Torah from Dixie leftbar.gif [] [] [] [] [] [] [] [] [] [] []    [top_xxx.jpg]


by Avi Lowenstein    
Torah from Dixie Staff Writer    

Now you shall command the Children of Israel that they shall take for you pure, pressed olive for illumination, to kindle the lamp continually" (Exodus 27:20).



Now you shall command the Children of Israel that they shall take for you pure, pressed olive for illumination, to kindle the lamp continually" (Exodus 27:20).

The Ba'al Haturim, a 14th century commentator known for his exegetical and Masoretic interpretations of Biblical text, finds a fascinating hidden message beneath the surface of this verse. The numerical equivalency (gematria) of the Hebrew word "tetzaveh" meaning "command" is the same as that of the Hebrew phrase "nashim tzivah" translated loosely as "command the women." (In the Hebrew alphabet, each letter is assigned a corresponding number. Many intricacies and nuances in the Torah are revealed by comparing the numerical value of words.) This, suggests the Ba'al Haturim, is a hint to the commandment for women to light Shabbat candles on Friday night. A seemingly logical question arises from this understanding: Why does the Torah choose to tell us about lighting Shabbat candles at the beginning of this week's Torah portion where it discusses the laws regarding the menorah's oil? What is the connection between the two lightings?

In last week's Haftorah, we read that the windows of King Solomon's Temple were extraordinary. Usually, the windows of a person's house are wider on the outside than on the inside, in order to draw the light in. Conversely, the windows of the Temple, Hashem's house, were wider on the inside, so that the light shining from the menorah was illuminated to the world.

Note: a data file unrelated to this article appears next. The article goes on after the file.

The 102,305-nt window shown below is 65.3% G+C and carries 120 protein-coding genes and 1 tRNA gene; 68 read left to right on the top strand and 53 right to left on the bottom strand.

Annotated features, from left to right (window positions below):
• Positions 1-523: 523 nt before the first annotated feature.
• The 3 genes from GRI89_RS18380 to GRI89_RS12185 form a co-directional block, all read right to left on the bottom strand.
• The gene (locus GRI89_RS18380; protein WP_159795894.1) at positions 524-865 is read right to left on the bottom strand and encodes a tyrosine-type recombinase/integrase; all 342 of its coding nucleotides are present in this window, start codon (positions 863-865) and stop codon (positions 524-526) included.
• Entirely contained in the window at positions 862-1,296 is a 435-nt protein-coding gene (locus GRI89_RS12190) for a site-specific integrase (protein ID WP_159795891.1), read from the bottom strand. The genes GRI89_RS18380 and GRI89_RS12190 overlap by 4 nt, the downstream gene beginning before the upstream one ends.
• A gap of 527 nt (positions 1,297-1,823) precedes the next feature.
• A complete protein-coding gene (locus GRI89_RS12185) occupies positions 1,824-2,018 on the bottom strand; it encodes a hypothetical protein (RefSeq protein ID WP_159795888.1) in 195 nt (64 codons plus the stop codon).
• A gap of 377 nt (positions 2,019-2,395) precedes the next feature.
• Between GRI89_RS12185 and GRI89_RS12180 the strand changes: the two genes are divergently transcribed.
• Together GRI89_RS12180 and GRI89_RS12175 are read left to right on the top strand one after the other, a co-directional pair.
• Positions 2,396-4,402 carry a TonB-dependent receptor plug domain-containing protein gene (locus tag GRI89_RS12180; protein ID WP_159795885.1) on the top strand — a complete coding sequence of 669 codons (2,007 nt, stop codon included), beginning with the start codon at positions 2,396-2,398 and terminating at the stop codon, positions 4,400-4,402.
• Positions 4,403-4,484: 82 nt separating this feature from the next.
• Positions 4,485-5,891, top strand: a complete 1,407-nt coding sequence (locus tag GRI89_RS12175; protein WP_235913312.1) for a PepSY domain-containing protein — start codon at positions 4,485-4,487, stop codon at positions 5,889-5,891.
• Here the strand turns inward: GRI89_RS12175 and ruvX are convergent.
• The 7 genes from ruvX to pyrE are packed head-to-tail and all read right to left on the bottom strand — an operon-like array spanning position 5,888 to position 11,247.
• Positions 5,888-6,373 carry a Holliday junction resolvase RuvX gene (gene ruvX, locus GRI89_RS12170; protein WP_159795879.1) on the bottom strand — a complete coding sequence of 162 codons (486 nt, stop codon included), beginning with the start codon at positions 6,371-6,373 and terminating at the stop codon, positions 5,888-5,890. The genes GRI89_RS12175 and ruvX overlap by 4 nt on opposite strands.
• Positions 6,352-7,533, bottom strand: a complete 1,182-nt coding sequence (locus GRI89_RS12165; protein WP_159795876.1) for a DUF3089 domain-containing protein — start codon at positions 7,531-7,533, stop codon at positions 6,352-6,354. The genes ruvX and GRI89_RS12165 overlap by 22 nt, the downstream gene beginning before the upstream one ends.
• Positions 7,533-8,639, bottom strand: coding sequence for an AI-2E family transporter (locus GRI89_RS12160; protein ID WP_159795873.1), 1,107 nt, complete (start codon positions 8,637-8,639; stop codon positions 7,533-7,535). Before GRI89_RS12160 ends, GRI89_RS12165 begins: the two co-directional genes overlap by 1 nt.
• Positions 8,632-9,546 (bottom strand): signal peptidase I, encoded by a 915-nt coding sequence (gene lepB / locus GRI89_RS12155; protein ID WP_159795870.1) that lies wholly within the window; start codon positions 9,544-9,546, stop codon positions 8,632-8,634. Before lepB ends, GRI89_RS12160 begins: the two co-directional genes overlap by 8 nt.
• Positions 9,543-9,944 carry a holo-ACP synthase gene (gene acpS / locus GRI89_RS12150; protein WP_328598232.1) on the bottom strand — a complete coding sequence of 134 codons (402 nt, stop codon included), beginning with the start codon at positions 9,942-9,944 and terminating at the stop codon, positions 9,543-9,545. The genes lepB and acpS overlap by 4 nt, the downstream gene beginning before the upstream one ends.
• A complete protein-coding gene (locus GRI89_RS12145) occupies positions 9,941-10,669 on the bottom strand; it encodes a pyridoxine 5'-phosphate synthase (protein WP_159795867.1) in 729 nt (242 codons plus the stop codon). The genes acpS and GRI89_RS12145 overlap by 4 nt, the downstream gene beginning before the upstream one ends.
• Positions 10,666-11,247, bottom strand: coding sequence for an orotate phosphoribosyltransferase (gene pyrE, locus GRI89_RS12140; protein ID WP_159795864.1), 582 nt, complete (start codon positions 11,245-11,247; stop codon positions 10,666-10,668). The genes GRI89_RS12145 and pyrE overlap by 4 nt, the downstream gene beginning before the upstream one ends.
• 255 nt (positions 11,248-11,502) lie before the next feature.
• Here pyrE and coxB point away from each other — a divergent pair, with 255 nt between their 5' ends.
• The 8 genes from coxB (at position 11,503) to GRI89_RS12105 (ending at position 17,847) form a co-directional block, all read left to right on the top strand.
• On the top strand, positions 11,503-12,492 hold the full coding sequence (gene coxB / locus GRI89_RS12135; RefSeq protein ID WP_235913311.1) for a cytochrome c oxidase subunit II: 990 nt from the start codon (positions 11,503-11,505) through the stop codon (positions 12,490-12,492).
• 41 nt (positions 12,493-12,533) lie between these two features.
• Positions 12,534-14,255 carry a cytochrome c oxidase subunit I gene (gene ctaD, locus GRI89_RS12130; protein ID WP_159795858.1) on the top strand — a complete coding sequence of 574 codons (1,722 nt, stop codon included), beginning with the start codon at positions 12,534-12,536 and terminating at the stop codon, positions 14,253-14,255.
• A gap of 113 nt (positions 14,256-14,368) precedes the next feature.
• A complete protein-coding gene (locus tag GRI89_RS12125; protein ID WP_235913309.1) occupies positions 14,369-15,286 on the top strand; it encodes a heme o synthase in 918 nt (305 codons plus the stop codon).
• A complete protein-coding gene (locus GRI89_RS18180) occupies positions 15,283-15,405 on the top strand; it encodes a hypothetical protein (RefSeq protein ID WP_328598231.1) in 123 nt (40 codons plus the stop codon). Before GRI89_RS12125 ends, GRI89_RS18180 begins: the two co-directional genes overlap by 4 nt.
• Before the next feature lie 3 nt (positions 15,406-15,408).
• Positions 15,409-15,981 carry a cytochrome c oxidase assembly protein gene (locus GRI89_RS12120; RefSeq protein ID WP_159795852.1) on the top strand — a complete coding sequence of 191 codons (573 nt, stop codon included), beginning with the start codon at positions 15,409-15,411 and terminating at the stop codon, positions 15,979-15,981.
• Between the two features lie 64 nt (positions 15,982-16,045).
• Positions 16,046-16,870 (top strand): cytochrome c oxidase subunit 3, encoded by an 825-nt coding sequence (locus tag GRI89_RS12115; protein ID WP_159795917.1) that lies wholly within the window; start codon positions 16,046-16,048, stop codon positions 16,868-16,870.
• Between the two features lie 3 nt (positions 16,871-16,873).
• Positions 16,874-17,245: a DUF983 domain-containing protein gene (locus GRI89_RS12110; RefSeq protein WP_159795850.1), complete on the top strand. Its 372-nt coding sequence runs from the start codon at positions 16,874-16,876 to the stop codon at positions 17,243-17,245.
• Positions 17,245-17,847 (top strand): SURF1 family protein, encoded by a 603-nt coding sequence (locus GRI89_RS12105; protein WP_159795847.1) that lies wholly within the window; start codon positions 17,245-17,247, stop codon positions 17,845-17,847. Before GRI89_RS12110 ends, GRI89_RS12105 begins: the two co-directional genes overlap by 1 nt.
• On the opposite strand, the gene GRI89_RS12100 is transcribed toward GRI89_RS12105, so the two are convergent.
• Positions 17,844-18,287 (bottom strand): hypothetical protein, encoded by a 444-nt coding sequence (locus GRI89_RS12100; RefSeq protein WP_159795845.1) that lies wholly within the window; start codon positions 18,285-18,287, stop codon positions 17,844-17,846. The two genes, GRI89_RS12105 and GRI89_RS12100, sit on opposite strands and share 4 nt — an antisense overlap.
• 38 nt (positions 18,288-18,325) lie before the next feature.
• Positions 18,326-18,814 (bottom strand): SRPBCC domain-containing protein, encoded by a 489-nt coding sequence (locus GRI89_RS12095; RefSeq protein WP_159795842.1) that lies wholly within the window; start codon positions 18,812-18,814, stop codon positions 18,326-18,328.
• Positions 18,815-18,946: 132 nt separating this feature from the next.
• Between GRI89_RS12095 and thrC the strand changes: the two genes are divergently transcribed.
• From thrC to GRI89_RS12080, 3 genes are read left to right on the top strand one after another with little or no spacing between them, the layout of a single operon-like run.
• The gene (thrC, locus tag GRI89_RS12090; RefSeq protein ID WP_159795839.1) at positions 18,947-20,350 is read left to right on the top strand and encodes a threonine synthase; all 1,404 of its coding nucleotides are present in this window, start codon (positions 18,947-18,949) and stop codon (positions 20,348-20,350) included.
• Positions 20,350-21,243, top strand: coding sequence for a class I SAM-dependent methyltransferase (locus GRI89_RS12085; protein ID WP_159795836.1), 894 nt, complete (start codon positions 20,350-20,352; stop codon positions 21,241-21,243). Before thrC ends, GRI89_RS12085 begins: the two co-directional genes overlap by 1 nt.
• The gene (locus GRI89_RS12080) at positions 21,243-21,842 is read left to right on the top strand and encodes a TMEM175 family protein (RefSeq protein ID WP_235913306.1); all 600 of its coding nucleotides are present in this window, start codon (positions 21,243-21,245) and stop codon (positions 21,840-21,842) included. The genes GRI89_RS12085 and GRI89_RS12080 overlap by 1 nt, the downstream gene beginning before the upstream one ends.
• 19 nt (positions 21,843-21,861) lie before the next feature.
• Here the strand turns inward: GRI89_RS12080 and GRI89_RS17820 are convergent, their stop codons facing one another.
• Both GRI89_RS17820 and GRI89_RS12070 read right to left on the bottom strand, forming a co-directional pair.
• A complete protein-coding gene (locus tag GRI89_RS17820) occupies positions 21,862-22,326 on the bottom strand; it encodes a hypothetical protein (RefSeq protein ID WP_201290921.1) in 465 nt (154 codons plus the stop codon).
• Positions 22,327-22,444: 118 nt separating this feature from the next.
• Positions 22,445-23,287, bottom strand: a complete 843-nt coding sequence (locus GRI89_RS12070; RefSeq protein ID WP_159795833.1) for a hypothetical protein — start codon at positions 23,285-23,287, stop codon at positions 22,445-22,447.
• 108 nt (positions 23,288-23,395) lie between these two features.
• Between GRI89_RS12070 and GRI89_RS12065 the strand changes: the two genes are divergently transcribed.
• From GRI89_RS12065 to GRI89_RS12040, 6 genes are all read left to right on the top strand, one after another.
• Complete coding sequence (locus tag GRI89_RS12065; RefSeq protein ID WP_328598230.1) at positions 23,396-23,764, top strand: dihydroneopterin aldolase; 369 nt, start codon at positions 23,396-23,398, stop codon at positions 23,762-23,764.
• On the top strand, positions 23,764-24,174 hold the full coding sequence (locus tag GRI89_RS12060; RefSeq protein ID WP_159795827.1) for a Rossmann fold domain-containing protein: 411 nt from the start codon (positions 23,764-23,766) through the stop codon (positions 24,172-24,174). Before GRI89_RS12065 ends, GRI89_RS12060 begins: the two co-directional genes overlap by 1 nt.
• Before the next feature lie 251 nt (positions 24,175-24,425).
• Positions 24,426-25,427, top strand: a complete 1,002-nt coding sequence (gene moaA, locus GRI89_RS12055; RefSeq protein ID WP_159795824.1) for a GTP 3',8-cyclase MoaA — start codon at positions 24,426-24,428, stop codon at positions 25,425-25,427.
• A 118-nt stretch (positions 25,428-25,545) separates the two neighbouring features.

The lighting of the Shabbat candles brings peace to the Jewish home. But how do a few flames achieve such a monumental feat? It is true that their light may physically illuminate our household, preventing unnecessary accidents which could lead to impatience and arguments, but most of us leave electrical lights on during Shabbat which could avoid this dilemma. There must be something else, some other quality, about these candles that brings peace to the Jewish home.

Perhaps, by strategically placing a hint to the Shabbat candles by the discussion of the menorah's oil, the Torah is revealing to us that special unique quality of the Shabbat flames. Since they are juxtaposed, when we see the illumination of the Shabbat candles, we can imagine the oil of the menorah and its light. We can imagine the windows of the Temple which gave out the menorah's brilliant light to the world. It is then that we will look into ourselves and try to emulate the menorah's unique trait by becoming givers -- just as the menorah and the Temple gave out light instead of taking it in.

When we strive to be givers our interpersonal relationships improve and peace between humanity inevitably ensues. Witnessing the sparks of the Shabbat candles on a weekly basis thus reminds us of an essential component to achieving peace with others: the attribute of giving.

After all, the root of the Hebrew word "ahava" meaning "love" is "hav" meaning to "give". This lesson, although stressed by the Shabbat candles on Friday night, requires practice throughout the duration of the week. Therefore, whenever we encounter windows, we can be reminded of the windows of the Temple and the importance of being givers.


Avi Lowenstein, a native Atlantan, is currently a junior at the Yeshiva High School of Atlanta.

You are invited to read more Parshat Tetzaveh articles.

Would you recommend this article to a friend? Let us know by sending an e-mail to

butombar.gif [] [] [] []